July 19, 2017
Recently, I attended a conference on sustainability in higher education. There was a session at the conference titled “Activism in the Academy” that had a room filled to capacity with participants eager to share their stories and viewpoints on the subject. What we quickly realized is that although we were all speaking about the same general topic, we were interchanging our vocabulary and not working from a common set of definitions.
The online Merriam-Webster Dictionary defines the two terms as follows:
Advocacy – the act or process of supporting a cause or proposal
Activism – a doctrine or practice that emphasizes direct vigorous action especially in support of or opposition to one side of a controversial issue
*Interestingly, “advocacy” is currently in the top 20% of words looked up on their website, and “activism” is in the bottom 40% of searched words.
An advocate is someone like The Lorax, who speaks on behalf of a person, group or an organization (in this case, The Lorax speaks for the trees). An activist is someone that takes intentional action to bring about change, typically social or political.
Where do scientists fit in to all of this? Is being an advocate or activist good or bad? Can/should scientists speak up and get involved? Parson (2016) published an article in Frontiers in Marine Science titled “Advocacy” and “Activism” Are Not Dirty Words–How Activists Can Better Help Conservation Scientists. Meyers et al. (2010) echos the benefits of science-based advocacy in Above the din but in the fray: environmental scientists as effective advocates. These articles are just a couple of examples of the many surveys and studies on science, advocacy and activism.
Both scientists and the public overwhelmingly say it is appropriate for scientists to become active in political debates about such issues as nuclear power or stem cell research. Virtually all scientists (97%) endorse their participation in debates about these issues, while 76% of the public agrees. — Pew Research Center (2009)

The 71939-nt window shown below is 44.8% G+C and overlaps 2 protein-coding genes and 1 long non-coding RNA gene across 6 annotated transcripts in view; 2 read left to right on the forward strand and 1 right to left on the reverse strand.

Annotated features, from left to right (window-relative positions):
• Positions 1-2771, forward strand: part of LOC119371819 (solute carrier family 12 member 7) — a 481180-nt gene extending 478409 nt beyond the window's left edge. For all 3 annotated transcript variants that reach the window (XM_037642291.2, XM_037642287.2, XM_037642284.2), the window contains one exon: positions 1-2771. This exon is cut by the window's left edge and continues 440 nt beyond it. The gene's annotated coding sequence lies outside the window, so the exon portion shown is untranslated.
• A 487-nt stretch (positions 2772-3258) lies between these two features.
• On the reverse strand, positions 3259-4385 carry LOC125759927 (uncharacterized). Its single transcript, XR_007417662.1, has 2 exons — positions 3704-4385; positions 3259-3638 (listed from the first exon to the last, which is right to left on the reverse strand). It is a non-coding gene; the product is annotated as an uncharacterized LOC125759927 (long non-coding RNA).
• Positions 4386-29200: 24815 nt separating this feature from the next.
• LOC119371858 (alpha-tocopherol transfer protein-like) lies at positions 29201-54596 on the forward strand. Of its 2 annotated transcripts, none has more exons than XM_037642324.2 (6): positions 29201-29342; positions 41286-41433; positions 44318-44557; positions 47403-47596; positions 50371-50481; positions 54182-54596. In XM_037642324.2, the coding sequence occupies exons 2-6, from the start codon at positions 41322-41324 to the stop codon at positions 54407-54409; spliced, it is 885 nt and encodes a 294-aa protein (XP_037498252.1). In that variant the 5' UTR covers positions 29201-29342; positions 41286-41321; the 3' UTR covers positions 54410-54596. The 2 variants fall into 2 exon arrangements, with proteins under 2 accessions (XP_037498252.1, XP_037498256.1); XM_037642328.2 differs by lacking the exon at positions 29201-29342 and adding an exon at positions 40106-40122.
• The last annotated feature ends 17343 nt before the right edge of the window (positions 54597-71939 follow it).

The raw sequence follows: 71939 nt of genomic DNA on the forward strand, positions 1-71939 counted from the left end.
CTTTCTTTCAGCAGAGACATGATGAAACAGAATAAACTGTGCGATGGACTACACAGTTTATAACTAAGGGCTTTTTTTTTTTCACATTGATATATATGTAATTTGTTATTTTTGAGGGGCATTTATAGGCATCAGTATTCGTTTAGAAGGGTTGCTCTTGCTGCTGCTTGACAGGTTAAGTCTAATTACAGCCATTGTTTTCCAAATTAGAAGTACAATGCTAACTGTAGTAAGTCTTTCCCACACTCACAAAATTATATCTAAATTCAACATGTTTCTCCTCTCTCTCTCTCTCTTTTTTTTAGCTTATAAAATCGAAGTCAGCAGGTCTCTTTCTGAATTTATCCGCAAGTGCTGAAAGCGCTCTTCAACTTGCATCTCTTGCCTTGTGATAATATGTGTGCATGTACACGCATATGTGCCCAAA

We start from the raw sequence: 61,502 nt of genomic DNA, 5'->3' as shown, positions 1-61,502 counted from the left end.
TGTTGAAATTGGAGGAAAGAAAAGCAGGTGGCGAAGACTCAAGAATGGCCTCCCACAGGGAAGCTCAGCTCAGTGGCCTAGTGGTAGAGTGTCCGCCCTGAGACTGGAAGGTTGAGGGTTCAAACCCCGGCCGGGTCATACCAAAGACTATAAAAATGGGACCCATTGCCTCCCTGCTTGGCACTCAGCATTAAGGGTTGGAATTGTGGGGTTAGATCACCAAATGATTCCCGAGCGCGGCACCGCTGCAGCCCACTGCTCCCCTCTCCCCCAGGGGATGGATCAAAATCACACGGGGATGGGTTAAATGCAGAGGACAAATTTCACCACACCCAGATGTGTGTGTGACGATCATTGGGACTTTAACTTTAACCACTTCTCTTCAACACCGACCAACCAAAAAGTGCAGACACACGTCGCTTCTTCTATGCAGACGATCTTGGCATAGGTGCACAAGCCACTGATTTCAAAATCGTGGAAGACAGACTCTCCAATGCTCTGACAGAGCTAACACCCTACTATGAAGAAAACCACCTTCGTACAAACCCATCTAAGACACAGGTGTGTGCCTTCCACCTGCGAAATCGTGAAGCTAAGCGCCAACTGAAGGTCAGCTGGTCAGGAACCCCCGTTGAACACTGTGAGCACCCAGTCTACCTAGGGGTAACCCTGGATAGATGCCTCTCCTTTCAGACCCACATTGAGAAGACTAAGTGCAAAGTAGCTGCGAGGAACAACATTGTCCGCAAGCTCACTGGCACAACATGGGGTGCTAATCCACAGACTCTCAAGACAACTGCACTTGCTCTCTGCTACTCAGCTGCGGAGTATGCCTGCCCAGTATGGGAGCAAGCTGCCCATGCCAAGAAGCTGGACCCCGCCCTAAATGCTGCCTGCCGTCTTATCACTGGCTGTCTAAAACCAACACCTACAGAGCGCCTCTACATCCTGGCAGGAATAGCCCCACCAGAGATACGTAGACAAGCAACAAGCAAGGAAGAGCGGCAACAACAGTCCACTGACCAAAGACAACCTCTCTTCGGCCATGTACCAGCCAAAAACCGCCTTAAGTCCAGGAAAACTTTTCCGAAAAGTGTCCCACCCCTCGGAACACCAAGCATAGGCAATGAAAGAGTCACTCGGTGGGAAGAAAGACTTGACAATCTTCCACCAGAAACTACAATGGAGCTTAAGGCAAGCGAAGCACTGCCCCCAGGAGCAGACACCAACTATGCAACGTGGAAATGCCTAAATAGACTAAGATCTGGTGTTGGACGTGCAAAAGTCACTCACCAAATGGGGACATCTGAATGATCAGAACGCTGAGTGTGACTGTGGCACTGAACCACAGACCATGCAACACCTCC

For those concerned about professional repercussions for entering the advocacy/activism arena, “our results show that climate scientists who wish to engage in certain forms of advocacy have considerable latitude to do so without risking harm to their credibility, or the credibility of the scientific community” (see Kotcher et al., 2017). Crawford et al. (2016) surveyed wildlife and natural resource students and professionals and found disagreement about what actions constitute advocacy and what roles are acceptable for scientists, but agreement that scientists should engage in advocacy to influence policy.
Certainly, many scientists are either at the edge of the water or fully jumping in to being advocates for science. Whether it was participating in the March for Science or calling the office of local legislators, or even helping students advocate for the Earth, scientists are finding a pathway and comfort level with their own engagement level. Organizations such as 500 Women Scientists at the Union of Concerned Scientists are hosting advocacy days and webinars to help scientists become more involved. And AGU is certainly active on this front (see the resources on the Science Is Essential section of the AGU website).
When I ask my students if they speak up for a cause or something they strongly believe in, many will say they don’t think their voice matters or that they can make a difference. I encourage you to show those students (and friends, neighbors, family members, etc.) this video of what a 13-year-old girl did with a toy company and an Easy Bake Oven… despite the obstacles, despite how “haters gonna hate.”